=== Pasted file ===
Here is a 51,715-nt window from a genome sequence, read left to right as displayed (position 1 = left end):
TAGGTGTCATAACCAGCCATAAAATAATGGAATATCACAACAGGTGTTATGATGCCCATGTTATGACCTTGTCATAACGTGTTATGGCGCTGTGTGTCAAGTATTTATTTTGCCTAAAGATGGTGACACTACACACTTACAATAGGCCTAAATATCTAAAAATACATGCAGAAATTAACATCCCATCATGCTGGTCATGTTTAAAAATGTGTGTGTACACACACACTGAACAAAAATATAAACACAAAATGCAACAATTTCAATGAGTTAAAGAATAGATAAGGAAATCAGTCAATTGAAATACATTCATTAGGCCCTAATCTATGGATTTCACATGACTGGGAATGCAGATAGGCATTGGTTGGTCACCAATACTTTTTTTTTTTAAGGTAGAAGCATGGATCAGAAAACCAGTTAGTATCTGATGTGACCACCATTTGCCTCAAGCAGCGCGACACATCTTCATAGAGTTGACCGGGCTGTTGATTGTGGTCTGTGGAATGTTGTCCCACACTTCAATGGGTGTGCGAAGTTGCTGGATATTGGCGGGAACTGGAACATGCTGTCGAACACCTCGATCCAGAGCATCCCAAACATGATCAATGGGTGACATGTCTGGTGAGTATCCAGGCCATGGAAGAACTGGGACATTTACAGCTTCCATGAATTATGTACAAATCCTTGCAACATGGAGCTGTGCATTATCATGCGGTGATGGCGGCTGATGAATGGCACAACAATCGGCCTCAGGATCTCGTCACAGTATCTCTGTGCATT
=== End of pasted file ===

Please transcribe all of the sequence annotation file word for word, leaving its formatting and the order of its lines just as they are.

Here is a 51,715-nt window from a genome sequence, read left to right as displayed (position 1 = left end):
TAGGTGTCATAACCAGCCATAAAATAATGGAATATCACAACAGGTGTTATGATGCCCATGTTATGACCTTGTCATAACGTGTTATGGCGCTGTGTGTCAAGTATTTATTTTGCCTAAAGATGGTGACACTACACACTTACAATAGGCCTAAATATCTAAAAATACATGCAGAAATTAACATCCCATCATGCTGGTCATGTTTAAAAATGTGTGTGTACACACACACTGAACAAAAATATAAACACAAAATGCAACAATTTCAATGAGTTAAAGAATAGATAAGGAAATCAGTCAATTGAAATACATTCATTAGGCCCTAATCTATGGATTTCACATGACTGGGAATGCAGATAGGCATTGGTTGGTCACCAATACTTTTTTTTTTTAAGGTAGAAGCATGGATCAGAAAACCAGTTAGTATCTGATGTGACCACCATTTGCCTCAAGCAGCGCGACACATCTTCATAGAGTTGACCGGGCTGTTGATTGTGGTCTGTGGAATGTTGTCCCACACTTCAATGGGTGTGCGAAGTTGCTGGATATTGGCGGGAACTGGAACATGCTGTCGAACACCTCGATCCAGAGCATCCCAAACATGATCAATGGGTGACATGTCTGGTGAGTATCCAGGCCATGGAAGAACTGGGACATTTACAGCTTCCATGAATTATGTACAAATCCTTGCAACATGGAGCTGTGCATTATCATGCGGTGATGGCGGCTGATGAATGGCACAACAATCGGCCTCAGGATCTCGTCACAGTATCTCTGTGCATT